Saturday, May 21, 2011

14/05 VOX POPULI: Rikishi should strive for excellence in May basho


When a formidable-looking bruiser does something cute that is utterly out of character, the effect is exquisitely comical. Imagine Benkei, the strapping warrior monk of the 12th century, having fun bouncing a ball like a little girl. Or a ferocious Nio guardian god of Buddhism engrossed in the traditional Japanese paper-folding art of origami.

An equivalent scene in our society today may be a burly sumo wrestler texting with his fat thumb, if I may say so.

However, mobile phones are now banned in sumo's "shitakubeya" locker rooms. Images of wrestlers surrendering their phones at a counter before entering Ryogoku Kokugikan reminded me of the student who used his cellphone to cheat on university entrance exams back in February.

This month's basho has been dubbed a "technical examination tournament," and more judges are seated close to the dohyo to monitor the bouts. The whole atmosphere is lacking in the usual carefree mood I associate with the May tournament.

Each of the six annual regular tournaments has a distinctive feel for the locality and the season in which it is held. Normally, the May tournament is characterized by the refreshing breeze from the Sumidagawa river. When one comes out of the Ryogoku Kokugikan after the bouts, with the beat of the "uchidashi" drums ringing in one's ears, the sky is still light and the river breeze is pleasantly cool to one's flushed face.

But this year, it's bittersweet. This is the first regular tournament being held after all the brouhaha over the "yaocho" (bout-fixing) scandal.

And to throw cold water on many eager fans, popular ozeki Baruto blurted out that he couldn't take this tournament seriously.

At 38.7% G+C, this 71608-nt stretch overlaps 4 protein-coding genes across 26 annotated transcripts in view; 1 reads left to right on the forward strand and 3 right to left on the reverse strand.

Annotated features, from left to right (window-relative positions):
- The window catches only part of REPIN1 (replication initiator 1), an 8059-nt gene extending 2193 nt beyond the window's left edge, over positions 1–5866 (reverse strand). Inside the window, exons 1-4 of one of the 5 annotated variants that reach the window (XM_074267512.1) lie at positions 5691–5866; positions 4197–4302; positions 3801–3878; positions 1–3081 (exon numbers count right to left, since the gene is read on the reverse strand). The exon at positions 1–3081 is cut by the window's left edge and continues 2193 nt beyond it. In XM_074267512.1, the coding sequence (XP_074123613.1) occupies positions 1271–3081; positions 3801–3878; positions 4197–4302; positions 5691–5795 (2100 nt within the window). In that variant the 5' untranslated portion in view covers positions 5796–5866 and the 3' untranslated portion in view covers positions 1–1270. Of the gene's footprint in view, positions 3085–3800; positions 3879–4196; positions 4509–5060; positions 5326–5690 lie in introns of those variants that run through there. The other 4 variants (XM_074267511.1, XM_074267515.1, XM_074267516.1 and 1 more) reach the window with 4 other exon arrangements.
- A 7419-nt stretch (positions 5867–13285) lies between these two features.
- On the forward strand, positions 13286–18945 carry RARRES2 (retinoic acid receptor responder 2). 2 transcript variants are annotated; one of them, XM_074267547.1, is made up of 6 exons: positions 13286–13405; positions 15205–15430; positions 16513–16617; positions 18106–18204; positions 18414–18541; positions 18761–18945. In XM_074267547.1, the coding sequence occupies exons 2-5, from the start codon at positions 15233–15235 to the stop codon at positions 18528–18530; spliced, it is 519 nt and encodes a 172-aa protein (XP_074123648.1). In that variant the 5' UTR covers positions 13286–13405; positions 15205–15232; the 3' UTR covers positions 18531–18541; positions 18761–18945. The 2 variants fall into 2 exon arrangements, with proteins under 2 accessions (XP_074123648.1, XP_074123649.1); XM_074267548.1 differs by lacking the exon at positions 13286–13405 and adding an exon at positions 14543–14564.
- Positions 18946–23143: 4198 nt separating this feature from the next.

Baruto should know better. Granted, after the scandal there is no TV coverage, no Emperor's Cup and no prize money this tournament, and it's probably only human to feel a bit less motivated. But this is all the more reason why this tournament is a real test of each wrestler's worth, and fans are watching. This is hardly a "second class" tournament. On the contrary, every win is proof of excellence.

Tokuzo Miyamoto, a writer and sumo fan who died in February, once wrote that true strength comes from being able to achieve the state of mind with no distracting thoughts. This brings to mind a Chinese saying "Mokkei" (wooden rooster). Like a wood-carved fighting rooster, strong sumo wrestlers are impassive in bouts. The great yokozuna Futabayama (1912-1968) aspired for that state of mind.

It's a bit sad when yokozuna Hakuho is the only one matching up to the expectations of Futabayama. I want more wrestlers to follow suit.

--The Asahi Shimbun, May 13

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Vox Populi, Vox Dei is a popular daily column that takes up a wide range of topics, including culture, arts and social trends and developments. Written by veteran Asahi Shimbun writers, the column provides useful perspectives on and insights into contemporary Japan and its culture.

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